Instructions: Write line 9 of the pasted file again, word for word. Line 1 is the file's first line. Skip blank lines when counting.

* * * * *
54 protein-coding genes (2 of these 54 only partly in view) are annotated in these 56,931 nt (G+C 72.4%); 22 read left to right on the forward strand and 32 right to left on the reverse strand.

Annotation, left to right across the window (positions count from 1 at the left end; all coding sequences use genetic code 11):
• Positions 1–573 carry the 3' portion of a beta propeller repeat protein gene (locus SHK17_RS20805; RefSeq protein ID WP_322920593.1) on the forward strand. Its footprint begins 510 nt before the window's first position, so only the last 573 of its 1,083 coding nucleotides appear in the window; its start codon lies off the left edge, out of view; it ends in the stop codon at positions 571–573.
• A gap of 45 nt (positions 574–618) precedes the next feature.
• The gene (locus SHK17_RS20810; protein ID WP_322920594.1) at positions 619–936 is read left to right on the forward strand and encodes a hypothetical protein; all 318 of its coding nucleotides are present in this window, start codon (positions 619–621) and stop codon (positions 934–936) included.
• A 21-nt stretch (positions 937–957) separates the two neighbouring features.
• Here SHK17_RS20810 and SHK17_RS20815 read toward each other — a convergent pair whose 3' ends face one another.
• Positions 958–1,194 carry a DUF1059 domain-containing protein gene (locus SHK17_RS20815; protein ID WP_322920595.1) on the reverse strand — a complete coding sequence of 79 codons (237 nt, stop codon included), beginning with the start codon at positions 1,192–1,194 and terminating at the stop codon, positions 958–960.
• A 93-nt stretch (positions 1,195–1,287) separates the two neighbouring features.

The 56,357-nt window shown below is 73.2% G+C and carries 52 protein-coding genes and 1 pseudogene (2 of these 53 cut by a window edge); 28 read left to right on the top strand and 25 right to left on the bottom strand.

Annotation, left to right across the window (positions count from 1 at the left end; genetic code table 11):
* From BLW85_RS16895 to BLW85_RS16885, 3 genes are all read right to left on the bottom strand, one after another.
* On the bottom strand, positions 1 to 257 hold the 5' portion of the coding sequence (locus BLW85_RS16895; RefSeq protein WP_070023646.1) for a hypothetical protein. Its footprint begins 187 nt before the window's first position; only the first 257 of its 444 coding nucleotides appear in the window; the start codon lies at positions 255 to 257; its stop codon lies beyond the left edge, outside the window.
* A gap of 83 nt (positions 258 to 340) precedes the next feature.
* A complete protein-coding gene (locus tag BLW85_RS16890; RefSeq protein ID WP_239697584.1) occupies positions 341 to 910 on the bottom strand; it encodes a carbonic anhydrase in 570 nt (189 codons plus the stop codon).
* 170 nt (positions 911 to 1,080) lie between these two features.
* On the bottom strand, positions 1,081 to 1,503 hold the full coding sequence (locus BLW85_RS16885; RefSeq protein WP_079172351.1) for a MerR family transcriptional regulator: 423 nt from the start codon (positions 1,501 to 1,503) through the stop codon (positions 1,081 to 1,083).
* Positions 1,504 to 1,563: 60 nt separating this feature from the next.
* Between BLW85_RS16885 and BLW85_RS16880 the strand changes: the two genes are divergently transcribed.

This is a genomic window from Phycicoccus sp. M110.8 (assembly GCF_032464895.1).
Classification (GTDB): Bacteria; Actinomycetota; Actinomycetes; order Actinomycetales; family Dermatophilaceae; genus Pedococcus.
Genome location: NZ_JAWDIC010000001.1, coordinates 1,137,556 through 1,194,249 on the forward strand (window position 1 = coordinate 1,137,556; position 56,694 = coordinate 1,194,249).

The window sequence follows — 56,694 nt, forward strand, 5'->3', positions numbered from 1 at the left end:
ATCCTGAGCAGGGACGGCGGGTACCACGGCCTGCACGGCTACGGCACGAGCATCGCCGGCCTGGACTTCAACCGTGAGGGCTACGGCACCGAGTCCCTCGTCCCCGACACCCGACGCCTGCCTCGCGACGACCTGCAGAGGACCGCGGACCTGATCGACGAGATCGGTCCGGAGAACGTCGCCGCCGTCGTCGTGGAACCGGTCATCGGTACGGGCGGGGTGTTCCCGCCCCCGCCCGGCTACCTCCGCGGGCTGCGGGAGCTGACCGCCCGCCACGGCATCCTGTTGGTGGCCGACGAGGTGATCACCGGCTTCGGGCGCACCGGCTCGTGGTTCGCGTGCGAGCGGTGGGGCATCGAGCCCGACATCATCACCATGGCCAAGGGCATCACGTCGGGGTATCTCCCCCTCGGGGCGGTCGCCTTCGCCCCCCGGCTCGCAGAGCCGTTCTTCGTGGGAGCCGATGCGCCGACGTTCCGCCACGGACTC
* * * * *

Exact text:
• A 93-nt stretch (positions 1,195–1,287) separates the two neighbouring features.